By DONNA RYDER Messenger Associate Editor Run a red light in Union City and it could cost you. Every motorist who runs a red light is a potential T-bone accident or fatality and it must be stopped. It is a serious offense, according to Daniel S. Foglton, sales manager for Traffipax Traffic Safety Systems. Foglton appeared before the Union City Council for a second time at its meeting Tuesday evening. The first was at an orientation session last week. He gave a Powerpoint presentation on the camera system that captures vehicles which run red lights. He said the system is non-invasive and is built to withstand the weather conditions in Tennessee. He added that about 73 percent of the American public is for such a camera system because it makes them feel safer. The laser is mounted at the intersection and measures the speed to predict if the vehicle has time to stop at the red light. The camera does not take a picture until after the traffic light has turned red, therefore not targeting motorists who travel through a yellow light. Should there be an offender, his company would review the video and send stills to a trained officer at the Union City Police Department. The officer could then watch the video and determine if there was an infraction and if a ticket should be issued. The company would then send a ticket to the owner of the vehicle with pictures and a link to the video. Foglton said 70 percent of those who receive tickets pay them within 30 days. Eighteen percent will pay the bill after a certified letter is sent. There is a hearing process for motorists who feel they should not have been charged, as well as a process for the owner to claim he was not the driver and to name who had the vehicle at the time of the offense. The fines are about $50, it was noted. Because the violation is a civil infraction in Tennessee, it does not go against the person’s insurance or their driving record. When asked about how the cameras would capture big trucks running red lights because the license plates are on the front of the trucks, Foglton said the tags on the trailer can be tracked to the leasing company and they generally collect the fine from the driver. He added in many cases, the truck drivers face more penalties from the leasing companies. The camera system can reduce fatalities by reducing the number of people who run red lights. It will cost the city nothing, because it is a violator-funded program. Foglton said his company pays the upfront costs and it generally takes about two years before a profit is made. There are two money options for the city, according to Union City Police Chief Joe Garner, who supports the system. The city can either get a portion of each fine or pay a monthly fee and keep all the profits. Mayor Terry Hailey spoke out against the cameras because he said he does not want Union City to be known as a motorist trap, where the city is making its money off law enforcement. Garner said the system is not to catch speeders and is mainly for safety reasons. He said the city has a problem area and when an officer is posted at the intersection, motorists will not run it. He added last year the department had a reduction of more than 100 in the number of accidents because of the proactive measures taken. Foglton said the cameras can also help the police department because it can be determined who actually ran the red light and caused the accident. This is especially helpful in fatality accidents, because there is a television screen in the camera system which will allow the officer to view the video on site. Councilman Billy Jack “B.J.” Cranford said there is a problem at Everett Boulevard and Reelfoot Avenue with big trucks running the light and two or three cars tagging along behind it. He said the only way to stop it now would be to post an officer there constantly, but the camera system would be one way to stop it. Assistant Police Chief Perry Barfield said signs would be posted so motorists know they will be captured on camera if they run the red light. Councilman Bill “Rat” Harrison said he does not look at it as a trap and believes the city needs to utilize the system. He noted that the police report to the council showed an increase of 15 traffic accidents over April. Garner said the police department is asking the city to target three areas based on the number of accidents which have occurred there. They include First Street and Reelfoot Avenue, Everett Boulevard and Reelfoot Avenue, and Everett Boulevard and Main Street. The council voted to obtain the system, with Hailey casting the lone no vote. A contract will have to be drawn up and an ordinance passed. In other business, after the meeting was opened in prayer by city attorney Jim Glasgow Jr., the council: • Approved amendments to the Union City School System budget for 2007-08. Director of Schools Gary Houston said the school system received less revenue than expected because of a reduction in wheel tax and sales tax. Houston reported enrollment in the school system is about 1,400, with that gradually increasing especially on the kindergarten level, where there are now seven classes. He said at one point he thought the system was going to have physical needs, but it might be able to move people around. The system currently has two pre-K classes for at-risk 4-year-olds, but Houston told Hailey he foresees one day when all 4-year-old will attend school. • Approved a plan of service and an ordinance on first reading for annexation of the Discovery Park of America property. It includes 50.426 acres. • Agreed to extend the lease with Wesco for an additional year at the $1,000 per month rate. • Voted to contract with ATA for auditing services at a cost of $19,300. It is a 7 percent increase over last year’s fee because of additional paperwork which will be required. • Decided to have public works director Steve Ladd review a request to make a portion of South Division Street one-way and to make Harrison Street a dead-end. • Received a report from Ladd on the status of several projects, including paving, mowing, clearing ditches and picking up limbs and trash. • Heard from Bryan Barker of Barker Brothers that the company had almost all the limbs picked up in the city before the storm hit on Friday. He said he plans to run two trucks and should have all the limbs picked up by Friday. If not, the crew will also work on Saturday. While present for the council meeting, Barker also learned that garbage at two houses on Norwood Street is not being picked up on a regular basis. • Heard from Kathy Dillion, who is filling in for city manager Don Thornton while he is on sick leave, and Bedford Dunavant of Union City Insurance that changes are coming in insurance coverage for special events. Groups hosting events on city property will need to provide liability insurance and cover the city on that policy. The city could purchase special events insurance or it could determine not to have insurance and assume the liability should anything happen. Glasgow said the council will have to review events on a case-by-case basis. • Heard from Garner that the animal control officer who picked up two dogs outside the city limits which were then euthanized before a required five-day period has been suspended with pay and that an investigation into the incident is ongoing. Hailey said it is “awfully serious” and that he has several questions that he would not ask in the council meeting, but they all would begin with “What the hell… .” He said several “boneheaded” mistakes were made in a row and the council is not happy. He asked that Garner provide the council with answers when the investigation is complete. It was noted that Tim Doyle, who was contracted with the city to manage the pound, has asked to be let out of his contract with the city. The basic contract with Doyle had expired but it was being continued on a month-to-month basis, Glasgow said, adding either party could give a 30-day notice to terminate the contract. Hailey said he understands there is a movement for a humane society to establish in Union City and that possibly the city will be asked for a piece of property. He asked the residents of Union City to be patient and understand it will not happen overnight. “Let us work on this a couple of weeks or a month and we will get it sorted out,” he said. Donna Gray, who lives near where the animals were picked up, grilled the council and Garner about the issue, asking if she should be worried that her dogs will also be picked up. She asked about the number of animals at the pound and whether or not they had received fresh food and water. When Hailey replied he did not know, she said, “Wrong answer.” The chief said he thought there were two or three animals there and that he would have an officer check on them or he would do it himself. He declined Ms. Gray’s offer to join him as the animal shelter was closed Tuesday evening and he said it would be inappropriate. She insisted that the animals have fresh food and fresh water. Hailey said the animals there would be taken care of and that he would see to it. Chelsey Mathenia asked if the officer was indeed suspended with pay and not fired, while Mike Mathenia said the officer told him that he has been told to resign or he would be prosecuted. Garner repeated that the officer was suspended with pay. Ms. Gray said he should not receive any pay. Mrs. Mathenia said all owners should place a tag on their animals and implied this incident would not have happened if the dog had had proper identification. Associate Editor Donna Ryder can be contacted by e-mail at dryder@ucmessenger.com. Published in The Messenger 6.18.08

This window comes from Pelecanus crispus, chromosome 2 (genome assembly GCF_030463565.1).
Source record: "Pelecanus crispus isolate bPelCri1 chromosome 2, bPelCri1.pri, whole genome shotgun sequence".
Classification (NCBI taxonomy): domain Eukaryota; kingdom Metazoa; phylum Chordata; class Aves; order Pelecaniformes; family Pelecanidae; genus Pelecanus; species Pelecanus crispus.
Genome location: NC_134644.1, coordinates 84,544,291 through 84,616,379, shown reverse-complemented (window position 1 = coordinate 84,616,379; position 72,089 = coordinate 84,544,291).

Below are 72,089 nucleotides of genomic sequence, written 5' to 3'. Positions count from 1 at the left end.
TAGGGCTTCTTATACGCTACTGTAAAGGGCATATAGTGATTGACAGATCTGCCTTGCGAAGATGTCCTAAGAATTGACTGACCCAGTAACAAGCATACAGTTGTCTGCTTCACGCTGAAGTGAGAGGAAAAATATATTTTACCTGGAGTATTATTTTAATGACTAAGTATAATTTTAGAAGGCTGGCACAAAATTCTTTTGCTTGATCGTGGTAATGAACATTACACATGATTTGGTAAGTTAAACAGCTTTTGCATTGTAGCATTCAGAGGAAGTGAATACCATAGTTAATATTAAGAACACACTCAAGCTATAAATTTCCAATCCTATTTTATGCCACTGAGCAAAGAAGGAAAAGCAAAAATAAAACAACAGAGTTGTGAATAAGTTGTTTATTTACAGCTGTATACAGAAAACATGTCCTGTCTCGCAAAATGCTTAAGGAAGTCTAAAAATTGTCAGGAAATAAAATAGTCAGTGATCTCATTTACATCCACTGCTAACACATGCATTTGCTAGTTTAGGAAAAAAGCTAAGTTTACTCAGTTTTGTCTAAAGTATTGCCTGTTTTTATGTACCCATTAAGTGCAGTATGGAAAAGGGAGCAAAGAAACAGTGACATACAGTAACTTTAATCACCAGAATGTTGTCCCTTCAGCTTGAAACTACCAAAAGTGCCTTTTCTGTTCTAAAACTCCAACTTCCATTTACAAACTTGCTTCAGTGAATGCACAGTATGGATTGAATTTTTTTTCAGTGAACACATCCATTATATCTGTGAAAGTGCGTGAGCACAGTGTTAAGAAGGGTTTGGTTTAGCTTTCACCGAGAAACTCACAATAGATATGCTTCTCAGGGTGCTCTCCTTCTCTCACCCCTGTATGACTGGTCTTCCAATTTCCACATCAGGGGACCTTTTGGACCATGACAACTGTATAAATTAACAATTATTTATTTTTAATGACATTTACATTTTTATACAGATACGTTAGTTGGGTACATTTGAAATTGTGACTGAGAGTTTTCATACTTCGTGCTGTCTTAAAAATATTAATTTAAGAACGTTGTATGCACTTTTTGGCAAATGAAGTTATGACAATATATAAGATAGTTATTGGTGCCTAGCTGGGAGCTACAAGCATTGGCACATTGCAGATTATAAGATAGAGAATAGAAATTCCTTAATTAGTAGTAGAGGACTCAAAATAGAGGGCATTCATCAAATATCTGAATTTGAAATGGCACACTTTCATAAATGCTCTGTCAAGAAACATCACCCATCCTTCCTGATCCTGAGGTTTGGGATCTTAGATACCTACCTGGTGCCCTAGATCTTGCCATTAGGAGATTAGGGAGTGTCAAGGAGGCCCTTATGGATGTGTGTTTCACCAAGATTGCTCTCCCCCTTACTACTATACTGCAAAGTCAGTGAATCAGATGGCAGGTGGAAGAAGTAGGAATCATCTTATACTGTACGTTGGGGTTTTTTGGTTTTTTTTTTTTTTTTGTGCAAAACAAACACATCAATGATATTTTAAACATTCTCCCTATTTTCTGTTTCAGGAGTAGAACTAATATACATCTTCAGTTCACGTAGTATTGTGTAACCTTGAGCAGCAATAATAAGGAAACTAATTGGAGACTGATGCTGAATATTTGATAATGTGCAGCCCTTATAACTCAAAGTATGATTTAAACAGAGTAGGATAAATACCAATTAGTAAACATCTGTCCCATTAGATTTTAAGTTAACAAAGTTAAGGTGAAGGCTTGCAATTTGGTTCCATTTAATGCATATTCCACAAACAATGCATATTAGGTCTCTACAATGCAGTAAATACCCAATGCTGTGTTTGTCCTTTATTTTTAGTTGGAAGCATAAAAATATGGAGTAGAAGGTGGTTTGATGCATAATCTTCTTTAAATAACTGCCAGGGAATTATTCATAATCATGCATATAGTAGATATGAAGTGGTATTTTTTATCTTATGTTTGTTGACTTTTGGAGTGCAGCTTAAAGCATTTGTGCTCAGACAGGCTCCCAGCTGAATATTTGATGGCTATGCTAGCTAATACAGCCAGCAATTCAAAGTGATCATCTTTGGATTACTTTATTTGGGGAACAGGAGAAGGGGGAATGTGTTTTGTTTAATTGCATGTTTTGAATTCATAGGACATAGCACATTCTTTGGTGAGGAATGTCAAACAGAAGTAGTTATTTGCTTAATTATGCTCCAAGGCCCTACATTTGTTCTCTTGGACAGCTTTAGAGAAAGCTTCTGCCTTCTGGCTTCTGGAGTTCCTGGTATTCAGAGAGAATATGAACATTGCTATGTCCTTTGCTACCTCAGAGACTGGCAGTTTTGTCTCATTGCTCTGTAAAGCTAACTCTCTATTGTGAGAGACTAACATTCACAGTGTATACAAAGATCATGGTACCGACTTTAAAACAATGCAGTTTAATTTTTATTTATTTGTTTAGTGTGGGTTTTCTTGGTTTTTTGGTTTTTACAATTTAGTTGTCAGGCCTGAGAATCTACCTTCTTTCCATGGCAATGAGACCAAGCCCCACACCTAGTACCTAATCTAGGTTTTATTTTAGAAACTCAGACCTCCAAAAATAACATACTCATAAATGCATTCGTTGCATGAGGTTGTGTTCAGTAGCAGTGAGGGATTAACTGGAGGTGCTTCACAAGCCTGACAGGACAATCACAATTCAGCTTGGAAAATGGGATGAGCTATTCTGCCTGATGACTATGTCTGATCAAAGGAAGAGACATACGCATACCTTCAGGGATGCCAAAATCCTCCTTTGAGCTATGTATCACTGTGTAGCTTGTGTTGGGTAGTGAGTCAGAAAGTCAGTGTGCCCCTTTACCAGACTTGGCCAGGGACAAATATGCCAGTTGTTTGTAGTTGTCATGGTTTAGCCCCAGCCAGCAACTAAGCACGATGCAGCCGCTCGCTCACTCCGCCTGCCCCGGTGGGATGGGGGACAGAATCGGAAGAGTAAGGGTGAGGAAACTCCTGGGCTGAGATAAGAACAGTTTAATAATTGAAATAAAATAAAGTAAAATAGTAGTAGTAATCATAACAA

Leave a Comment